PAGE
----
Tuesday, September 17, 2013

Tuesday Travel: North to Nanaimo

We set out on one of our famous spur-of-the-moment road  trips last week, heading north to explore parts of Canada’s Vancouver Island.  We’d spent far too much time at home – it was time to sneak in a brief summer road trip and what better way to do it than on the water!

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We set our direction late Saturday and by Sunday  afternoon we were on the road heading some 130 miles north of  our Kirkland home, crossing the border into British Columbia and hopping the ferry from the mainland’s Tsawwassen to Nanaimo on the island’s east coast.

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Leaving Tsawwassen ferry terminal

We could have taken the passenger only Victoria Clipper from Seattle to Victoria but would have then needed to rent a car to see as much of the island as we planned to visit.

Or we could have taken the Washington State car/passenger ferry from Anacortes which would have deposited us in Sydney, B.C., also on the island's east coast. 

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But we were headed to Nanaimo – a bit further north; our gateway to the Pacific Rim Highway – the route we would take to the island’s reputedly wet, sometimes wild, west coast. The ferry was not inexpensive – the fare for the car and two passengers was $82.55. We'd also paid an additional non-refundable $18.50 to make a reservation, assuring ourselves of a spot on the gigantic boat. Not only did we not need to worry about getting on the ferry, we found ourselves the first car in line!  Now, how often does that happen?

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On the just more than two hour ferry ride, we paVancouverIs2013 012ssed a gathering of fishing boats, saw a stunning sunset and then watched that always amazing way ferries glide into their terminals; this one some eight kilometers outside Nanaimo.

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If you are in the United States or Canada, you are probably thinking that name, Nanaimo (na-NYE-moe, by the way) sounds familiar.  You recognize it as dessert bars – yes, Nanaimo Bars are named for this town. But there is so much more here than a famous confectionery creation! Come back next Tuesday when we’ll show you  “Nanaimo: Beyond the Bar”.

If You Go:

Map picture

B.C. Ferries:   www.bcferries.com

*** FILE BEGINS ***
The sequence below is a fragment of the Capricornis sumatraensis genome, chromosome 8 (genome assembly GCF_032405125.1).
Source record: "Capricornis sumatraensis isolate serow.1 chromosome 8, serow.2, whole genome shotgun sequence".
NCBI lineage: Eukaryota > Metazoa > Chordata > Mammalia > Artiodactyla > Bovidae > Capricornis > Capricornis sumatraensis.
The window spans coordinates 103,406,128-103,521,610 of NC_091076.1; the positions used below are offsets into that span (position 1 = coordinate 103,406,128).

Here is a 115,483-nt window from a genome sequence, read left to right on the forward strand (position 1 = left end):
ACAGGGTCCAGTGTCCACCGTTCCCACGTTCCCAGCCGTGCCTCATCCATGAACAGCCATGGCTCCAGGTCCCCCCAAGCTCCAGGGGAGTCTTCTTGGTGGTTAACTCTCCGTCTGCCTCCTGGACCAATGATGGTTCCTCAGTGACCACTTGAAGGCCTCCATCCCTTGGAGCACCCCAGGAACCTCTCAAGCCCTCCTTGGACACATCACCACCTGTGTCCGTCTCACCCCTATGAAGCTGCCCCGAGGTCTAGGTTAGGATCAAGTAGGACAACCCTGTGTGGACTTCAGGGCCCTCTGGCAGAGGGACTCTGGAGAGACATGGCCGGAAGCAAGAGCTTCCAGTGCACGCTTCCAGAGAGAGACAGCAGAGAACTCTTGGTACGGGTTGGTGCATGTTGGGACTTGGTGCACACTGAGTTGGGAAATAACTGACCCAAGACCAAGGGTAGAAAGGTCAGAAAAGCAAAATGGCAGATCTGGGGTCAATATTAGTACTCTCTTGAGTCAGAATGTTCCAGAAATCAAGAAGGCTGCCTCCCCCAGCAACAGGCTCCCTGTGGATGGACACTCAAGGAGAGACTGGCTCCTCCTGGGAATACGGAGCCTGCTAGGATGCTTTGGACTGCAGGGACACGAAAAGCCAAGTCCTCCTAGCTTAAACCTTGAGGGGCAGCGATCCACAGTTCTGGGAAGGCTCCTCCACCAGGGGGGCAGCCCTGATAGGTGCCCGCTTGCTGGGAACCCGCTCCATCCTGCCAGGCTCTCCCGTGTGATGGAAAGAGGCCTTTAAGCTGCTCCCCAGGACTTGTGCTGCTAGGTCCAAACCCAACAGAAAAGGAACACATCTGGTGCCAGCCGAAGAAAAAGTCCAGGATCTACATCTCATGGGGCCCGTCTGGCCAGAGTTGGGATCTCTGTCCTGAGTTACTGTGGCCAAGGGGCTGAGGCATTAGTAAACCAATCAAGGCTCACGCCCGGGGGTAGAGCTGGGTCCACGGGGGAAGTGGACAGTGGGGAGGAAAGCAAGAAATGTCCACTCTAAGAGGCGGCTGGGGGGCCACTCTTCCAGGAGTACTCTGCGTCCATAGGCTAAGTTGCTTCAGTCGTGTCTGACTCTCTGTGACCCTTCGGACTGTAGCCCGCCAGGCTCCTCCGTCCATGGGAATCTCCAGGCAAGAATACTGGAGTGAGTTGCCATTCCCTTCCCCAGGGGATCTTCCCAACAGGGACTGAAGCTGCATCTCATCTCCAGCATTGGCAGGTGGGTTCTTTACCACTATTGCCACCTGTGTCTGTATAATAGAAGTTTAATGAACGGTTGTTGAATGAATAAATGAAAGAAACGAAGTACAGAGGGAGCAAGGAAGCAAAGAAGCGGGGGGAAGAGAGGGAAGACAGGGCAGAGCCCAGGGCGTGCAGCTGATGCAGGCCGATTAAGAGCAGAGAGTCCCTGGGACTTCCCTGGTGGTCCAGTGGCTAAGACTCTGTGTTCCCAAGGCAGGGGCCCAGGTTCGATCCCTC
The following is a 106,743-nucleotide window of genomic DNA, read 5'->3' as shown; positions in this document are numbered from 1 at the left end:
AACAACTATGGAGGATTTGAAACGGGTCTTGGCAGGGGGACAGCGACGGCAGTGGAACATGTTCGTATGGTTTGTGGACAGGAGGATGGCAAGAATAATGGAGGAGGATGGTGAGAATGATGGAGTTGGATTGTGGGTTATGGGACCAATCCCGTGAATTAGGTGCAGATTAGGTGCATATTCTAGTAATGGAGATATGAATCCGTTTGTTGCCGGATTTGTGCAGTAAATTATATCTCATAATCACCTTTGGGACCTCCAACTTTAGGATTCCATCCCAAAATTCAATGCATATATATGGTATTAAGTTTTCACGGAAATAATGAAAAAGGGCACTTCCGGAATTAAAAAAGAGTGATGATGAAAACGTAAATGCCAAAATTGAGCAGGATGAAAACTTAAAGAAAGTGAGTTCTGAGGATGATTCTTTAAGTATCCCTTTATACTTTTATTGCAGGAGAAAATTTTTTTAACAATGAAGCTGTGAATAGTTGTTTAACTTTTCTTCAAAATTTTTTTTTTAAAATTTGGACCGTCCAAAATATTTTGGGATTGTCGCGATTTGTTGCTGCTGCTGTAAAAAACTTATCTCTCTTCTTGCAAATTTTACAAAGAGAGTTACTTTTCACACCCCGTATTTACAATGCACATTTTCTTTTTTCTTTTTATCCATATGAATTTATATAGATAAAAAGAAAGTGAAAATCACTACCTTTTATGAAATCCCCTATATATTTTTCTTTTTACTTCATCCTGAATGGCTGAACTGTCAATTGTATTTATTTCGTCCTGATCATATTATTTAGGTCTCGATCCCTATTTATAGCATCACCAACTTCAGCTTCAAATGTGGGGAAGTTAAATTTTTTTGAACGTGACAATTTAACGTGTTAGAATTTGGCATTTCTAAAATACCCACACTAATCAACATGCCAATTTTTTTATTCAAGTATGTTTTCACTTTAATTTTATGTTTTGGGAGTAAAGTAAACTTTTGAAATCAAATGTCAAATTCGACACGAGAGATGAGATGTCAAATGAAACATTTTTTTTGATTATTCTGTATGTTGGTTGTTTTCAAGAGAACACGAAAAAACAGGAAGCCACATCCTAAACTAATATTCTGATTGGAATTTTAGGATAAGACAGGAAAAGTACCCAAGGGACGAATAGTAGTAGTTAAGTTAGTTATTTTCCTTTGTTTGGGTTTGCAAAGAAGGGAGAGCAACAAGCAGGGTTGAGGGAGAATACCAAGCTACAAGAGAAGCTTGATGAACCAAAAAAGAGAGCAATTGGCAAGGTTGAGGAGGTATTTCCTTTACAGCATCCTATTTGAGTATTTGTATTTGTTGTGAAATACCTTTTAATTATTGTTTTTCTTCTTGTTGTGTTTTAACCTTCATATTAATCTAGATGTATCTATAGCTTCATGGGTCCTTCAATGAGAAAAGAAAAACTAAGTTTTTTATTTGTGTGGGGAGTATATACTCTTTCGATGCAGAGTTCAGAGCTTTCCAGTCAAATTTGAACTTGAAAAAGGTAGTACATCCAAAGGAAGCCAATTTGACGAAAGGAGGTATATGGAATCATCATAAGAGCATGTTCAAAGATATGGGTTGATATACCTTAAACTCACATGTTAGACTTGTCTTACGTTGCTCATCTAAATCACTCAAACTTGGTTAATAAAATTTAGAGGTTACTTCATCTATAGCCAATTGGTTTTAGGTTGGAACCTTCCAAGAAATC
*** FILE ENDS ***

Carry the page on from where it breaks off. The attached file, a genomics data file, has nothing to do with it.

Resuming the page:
British Columbia tourism information:  www.hellobc.com

Saturday, September 14, 2013

WAWeekend: Where were you in ‘62?

That was the year -- 1962 -- when the focus in Washington State was Seattle, host city to the Century 21 Exposition (better known to this day as the Seattle’s World’s Fair).

The Fair, showcasing a new century -- then, still 38 years in the future -- ran from April 21st to October 21st and is said to have ‘put Seattle on the world map”.

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If you were willing to wait in the long lines, you probably even rode that space-age marvel, the Monorail, to the World’s Fair site. Fair creators realized that some form of transportation system would be needed to move the fair-goers (nearly 10 million people visited during the Fair’s run). The elevated Monorail was built to ease congestion on surface streets.

I remember the terror of that wait for a ride on that sleek rapid-transit contraption that my parents insisted would be fun. It seemed pretty space-age to me at the time!

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Now, just over a half century later, the Monorail’s popularity continues.  On a mid-week afternoon this summer I joined the lines of folks at Westlake Center who waited far longer than the ride itself for their turn on a nostalgic journey.

The Monorail travels about a mile, from the heart of downtown Seattle to the former Fairgrounds, now the Seattle Center, home to the iconic Space Needle, also built for the Fair, and the site's newcomer, the Dale Chihuly Garden and Glass. 

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The children in line couldn’t stand still; their excitement too great. For those of my age it was a chance to share stories and memories of those early day trips.

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The cars were as I remembered them and because I was the only one simply taking a round-trip ride, for a brief minute or two after the others had left the train, I had it all to myself!